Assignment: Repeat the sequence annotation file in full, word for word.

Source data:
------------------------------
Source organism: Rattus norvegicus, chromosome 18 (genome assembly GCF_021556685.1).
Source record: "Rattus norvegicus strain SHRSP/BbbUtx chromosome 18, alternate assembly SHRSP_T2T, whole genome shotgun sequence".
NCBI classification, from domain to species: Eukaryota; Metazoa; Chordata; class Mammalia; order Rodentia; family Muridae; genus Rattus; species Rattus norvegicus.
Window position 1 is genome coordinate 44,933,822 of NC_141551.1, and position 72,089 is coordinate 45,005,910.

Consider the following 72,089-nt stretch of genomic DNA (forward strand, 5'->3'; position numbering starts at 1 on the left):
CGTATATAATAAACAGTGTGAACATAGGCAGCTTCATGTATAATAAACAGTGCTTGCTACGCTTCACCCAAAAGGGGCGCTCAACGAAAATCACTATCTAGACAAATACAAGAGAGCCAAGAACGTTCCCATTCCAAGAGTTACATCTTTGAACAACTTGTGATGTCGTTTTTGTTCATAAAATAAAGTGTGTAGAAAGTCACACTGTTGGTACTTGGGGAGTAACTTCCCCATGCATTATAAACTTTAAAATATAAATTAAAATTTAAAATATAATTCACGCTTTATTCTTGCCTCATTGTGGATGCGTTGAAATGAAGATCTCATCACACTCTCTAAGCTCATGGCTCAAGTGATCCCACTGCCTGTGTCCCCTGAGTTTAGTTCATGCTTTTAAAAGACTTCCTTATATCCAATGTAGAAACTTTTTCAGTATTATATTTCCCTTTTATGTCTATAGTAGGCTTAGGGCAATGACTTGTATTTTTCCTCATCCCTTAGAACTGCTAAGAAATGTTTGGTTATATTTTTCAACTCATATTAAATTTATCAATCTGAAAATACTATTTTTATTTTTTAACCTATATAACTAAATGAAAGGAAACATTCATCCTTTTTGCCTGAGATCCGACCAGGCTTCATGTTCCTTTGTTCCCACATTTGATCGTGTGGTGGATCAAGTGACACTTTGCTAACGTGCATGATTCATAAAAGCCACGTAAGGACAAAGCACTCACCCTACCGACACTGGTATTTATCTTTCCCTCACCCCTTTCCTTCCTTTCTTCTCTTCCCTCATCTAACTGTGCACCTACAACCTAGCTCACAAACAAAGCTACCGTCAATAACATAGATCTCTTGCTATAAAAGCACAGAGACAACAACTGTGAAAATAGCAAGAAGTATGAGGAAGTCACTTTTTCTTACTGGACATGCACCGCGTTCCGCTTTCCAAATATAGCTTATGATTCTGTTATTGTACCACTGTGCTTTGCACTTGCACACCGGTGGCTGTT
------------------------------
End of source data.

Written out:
Source organism: Rattus norvegicus, chromosome 18 (genome assembly GCF_021556685.1).
Source record: "Rattus norvegicus strain SHRSP/BbbUtx chromosome 18, alternate assembly SHRSP_T2T, whole genome shotgun sequence".
NCBI classification, from domain to species: Eukaryota; Metazoa; Chordata; class Mammalia; order Rodentia; family Muridae; genus Rattus; species Rattus norvegicus.
Window position 1 is genome coordinate 44,933,822 of NC_141551.1, and position 72,089 is coordinate 45,005,910.

Consider the following 72,089-nt stretch of genomic DNA (forward strand, 5'->3'; position numbering starts at 1 on the left):
CGTATATAATAAACAGTGTGAACATAGGCAGCTTCATGTATAATAAACAGTGCTTGCTACGCTTCACCCAAAAGGGGCGCTCAACGAAAATCACTATCTAGACAAATACAAGAGAGCCAAGAACGTTCCCATTCCAAGAGTTACATCTTTGAACAACTTGTGATGTCGTTTTTGTTCATAAAATAAAGTGTGTAGAAAGTCACACTGTTGGTACTTGGGGAGTAACTTCCCCATGCATTATAAACTTTAAAATATAAATTAAAATTTAAAATATAATTCACGCTTTATTCTTGCCTCATTGTGGATGCGTTGAAATGAAGATCTCATCACACTCTCTAAGCTCATGGCTCAAGTGATCCCACTGCCTGTGTCCCCTGAGTTTAGTTCATGCTTTTAAAAGACTTCCTTATATCCAATGTAGAAACTTTTTCAGTATTATATTTCCCTTTTATGTCTATAGTAGGCTTAGGGCAATGACTTGTATTTTTCCTCATCCCTTAGAACTGCTAAGAAATGTTTGGTTATATTTTTCAACTCATATTAAATTTATCAATCTGAAAATACTATTTTTATTTTTTAACCTATATAACTAAATGAAAGGAAACATTCATCCTTTTTGCCTGAGATCCGACCAGGCTTCATGTTCCTTTGTTCCCACATTTGATCGTGTGGTGGATCAAGTGACACTTTGCTAACGTGCATGATTCATAAAAGCCACGTAAGGACAAAGCACTCACCCTACCGACACTGGTATTTATCTTTCCCTCACCCCTTTCCTTCCTTTCTTCTCTTCCCTCATCTAACTGTGCACCTACAACCTAGCTCACAAACAAAGCTACCGTCAATAACATAGATCTCTTGCTATAAAAGCACAGAGACAACAACTGTGAAAATAGCAAGAAGTATGAGGAAGTCACTTTTTCTTACTGGACATGCACCGCGTTCCGCTTTCCAAATATAGCTTATGATTCTGTTATTGTACCACTGTGCTTTGCACTTGCACACCGGTGGCTGTT